Then you can use the javascript api to read the values from that list. This propably isn't a good idea if you need up to the second data, however if your data doesn't get updated very frequently it'll propably work. You can run the job every 30 mins or an hour if you'd like. Depends on what your systems can handle.

To reiterate you will have 3 seperate systems.:

1)XML Data from a service 2)Server job which gets the necessary data and dumps it into SharePoint 3)SharePoint Office 365 and your sandbox web part

Hope that makes sense. Best of luck.

Office 365 and clients

Link on 365 webservices authentication

Best of luck.

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Thanks for the idea, but it won't work in my case because the xml data depends on the request (that's the point of the parameters). For example the address verification could be for any address in the US. –  Christophe Aug 27 '12 at 0:09
    
Well the idea is that you want to get the information into your system somehow since you can't really write custom code in SharePoint. –  onzur Aug 27 '12 at 14:08
    
Another option might be BCS. If there is no way of getting the data then that won't work for you... Since this isn't a huge service call I would recommend SilverLight. It allows for service calls in sandbox solutions I believe Check this link –  onzur Aug 27 '12 at 14:14
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Another possible line of enquiry might be to reproduce/convert John's page into a sandboxable web part, then calling a web part page containing the web part in a similar way.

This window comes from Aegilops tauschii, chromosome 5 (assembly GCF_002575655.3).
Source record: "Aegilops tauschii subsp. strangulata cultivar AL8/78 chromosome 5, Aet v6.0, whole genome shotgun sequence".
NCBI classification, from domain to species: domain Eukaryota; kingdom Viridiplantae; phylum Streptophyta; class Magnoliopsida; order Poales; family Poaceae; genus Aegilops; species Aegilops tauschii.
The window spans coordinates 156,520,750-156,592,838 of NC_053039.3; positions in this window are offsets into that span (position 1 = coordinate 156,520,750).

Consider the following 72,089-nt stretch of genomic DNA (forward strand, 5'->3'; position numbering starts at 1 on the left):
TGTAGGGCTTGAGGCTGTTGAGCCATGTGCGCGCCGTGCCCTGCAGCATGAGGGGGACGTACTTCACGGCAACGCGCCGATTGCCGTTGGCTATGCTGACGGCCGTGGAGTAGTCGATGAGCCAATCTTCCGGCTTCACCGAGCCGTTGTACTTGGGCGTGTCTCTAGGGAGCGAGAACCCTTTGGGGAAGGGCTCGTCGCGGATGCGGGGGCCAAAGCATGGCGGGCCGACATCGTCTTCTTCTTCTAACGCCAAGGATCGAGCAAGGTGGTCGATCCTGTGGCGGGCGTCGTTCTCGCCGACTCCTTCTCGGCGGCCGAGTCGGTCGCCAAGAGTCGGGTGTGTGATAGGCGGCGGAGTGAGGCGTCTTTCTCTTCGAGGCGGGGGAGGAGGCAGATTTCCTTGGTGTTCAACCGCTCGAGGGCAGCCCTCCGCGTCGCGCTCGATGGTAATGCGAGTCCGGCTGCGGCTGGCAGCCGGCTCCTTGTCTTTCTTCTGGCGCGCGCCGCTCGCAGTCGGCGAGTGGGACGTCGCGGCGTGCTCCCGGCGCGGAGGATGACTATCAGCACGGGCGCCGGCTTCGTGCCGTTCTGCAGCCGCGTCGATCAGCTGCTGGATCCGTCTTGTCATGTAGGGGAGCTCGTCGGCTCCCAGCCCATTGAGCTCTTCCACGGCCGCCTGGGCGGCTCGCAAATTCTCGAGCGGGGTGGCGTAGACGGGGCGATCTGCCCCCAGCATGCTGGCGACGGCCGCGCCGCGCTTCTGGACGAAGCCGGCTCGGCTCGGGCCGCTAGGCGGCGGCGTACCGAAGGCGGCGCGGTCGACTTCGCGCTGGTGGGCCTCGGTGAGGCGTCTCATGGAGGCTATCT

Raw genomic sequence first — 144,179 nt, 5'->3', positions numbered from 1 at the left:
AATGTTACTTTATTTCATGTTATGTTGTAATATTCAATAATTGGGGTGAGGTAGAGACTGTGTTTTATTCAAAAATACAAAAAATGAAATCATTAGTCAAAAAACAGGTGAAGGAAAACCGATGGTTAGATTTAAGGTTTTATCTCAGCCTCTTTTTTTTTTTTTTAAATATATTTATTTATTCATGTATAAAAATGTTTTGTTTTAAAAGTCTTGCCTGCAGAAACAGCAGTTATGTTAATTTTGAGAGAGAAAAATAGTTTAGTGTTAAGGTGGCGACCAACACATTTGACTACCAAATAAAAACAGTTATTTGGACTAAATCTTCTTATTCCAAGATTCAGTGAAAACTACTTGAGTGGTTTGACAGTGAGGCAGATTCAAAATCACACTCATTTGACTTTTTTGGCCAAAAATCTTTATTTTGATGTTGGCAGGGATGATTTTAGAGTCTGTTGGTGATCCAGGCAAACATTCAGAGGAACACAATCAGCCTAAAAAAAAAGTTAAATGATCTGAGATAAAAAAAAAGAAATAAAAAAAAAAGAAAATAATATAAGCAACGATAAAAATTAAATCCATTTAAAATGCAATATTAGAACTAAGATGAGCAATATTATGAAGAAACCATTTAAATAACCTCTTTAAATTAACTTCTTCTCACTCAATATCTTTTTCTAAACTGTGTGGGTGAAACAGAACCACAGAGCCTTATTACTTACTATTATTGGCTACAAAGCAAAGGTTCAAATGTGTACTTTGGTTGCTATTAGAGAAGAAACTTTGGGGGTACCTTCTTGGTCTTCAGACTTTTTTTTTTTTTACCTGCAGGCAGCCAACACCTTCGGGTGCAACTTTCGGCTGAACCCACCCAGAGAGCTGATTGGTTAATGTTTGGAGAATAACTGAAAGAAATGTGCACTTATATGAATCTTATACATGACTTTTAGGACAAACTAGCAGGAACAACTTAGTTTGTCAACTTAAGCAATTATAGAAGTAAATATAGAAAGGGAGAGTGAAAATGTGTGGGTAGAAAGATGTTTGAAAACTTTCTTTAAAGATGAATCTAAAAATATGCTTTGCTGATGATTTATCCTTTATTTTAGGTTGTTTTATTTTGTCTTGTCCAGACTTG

More details on this process can be found on Wictor's blog:

Wictor Wilén: Custom application pages in the SharePoint 2010 Sandbox

Unfortunately it seems John's only uploaded the WSP file (not the source code) to CodePlex, so I can't vet it for sandboxability, and it will be more difficult to reproduce/convert.

It's also entirely possible that the sandbox restrictions would prevent this kind of functionality, as one of the permissions denied by the CAS policy is WebPermission:

Restrictions on Sandboxed Solutions in SharePoint 2010

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I am pretty sure that the web part would not be able to make outbound web requests, as you already suspected –  Jaap Vossers Aug 23 '12 at 11:33
    
Well, it was a good idea right up until that point. :) –  Stuart Pegg Aug 23 '12 at 11:46
    
Thanks guys, good to know even if it doesn't work... –  Christophe Aug 23 '12 at 15:38
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Have a look at http://blog.jsonpify.com/

or, as suggested on the blog above, have a look at http://developer.yahoo.com/yql/

YQL can be called from client script using JSONP, allowing you to pass a SQL-ish query against an "Open Data Table". An Open Data Table is an abstraction layer similar to a BCS model in SharePoint. An Open Data Table abstracts web services, turning them into virtual database tables to interact with. YQL has many Open Data Tables available to interact with and you can also build your own by "describing" the web service you want to abstract (again similar to a BCS model).

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thx Jaap. I'll give it a try, but - as I said in my question - the services I'm interested in don't necessarily support JSON-P. –  Christophe Aug 23 '12 at 4:33
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Your services don't have to, that's the point of YQL. YQL introduces JSONP support for your service by sitting in the middle. Your client code calls Yahoo servers via JSONP. Yahoo servers can call your service then using standard HTTP requests. Yahoo is your proxy, and it lives outside your SharePoint environment. –  Jaap Vossers Aug 23 '12 at 7:29
    
ok, I'll try. Unfortunately, some of the services - like USPS in my question - require a key and only allow access from the customer's site. –  Christophe Aug 23 '12 at 15:37
    
by "site" do you mean the SharePoint Online servers, or browsers on the customer network? –  Jaap Vossers Aug 23 '12 at 16:26
    
Sorry, I meant Web url, for example www.CustomerDomain.com. You need to register your url when requesting a key, and USPS will only allow requests from that specific url. –  Christophe Aug 23 '12 at 16:34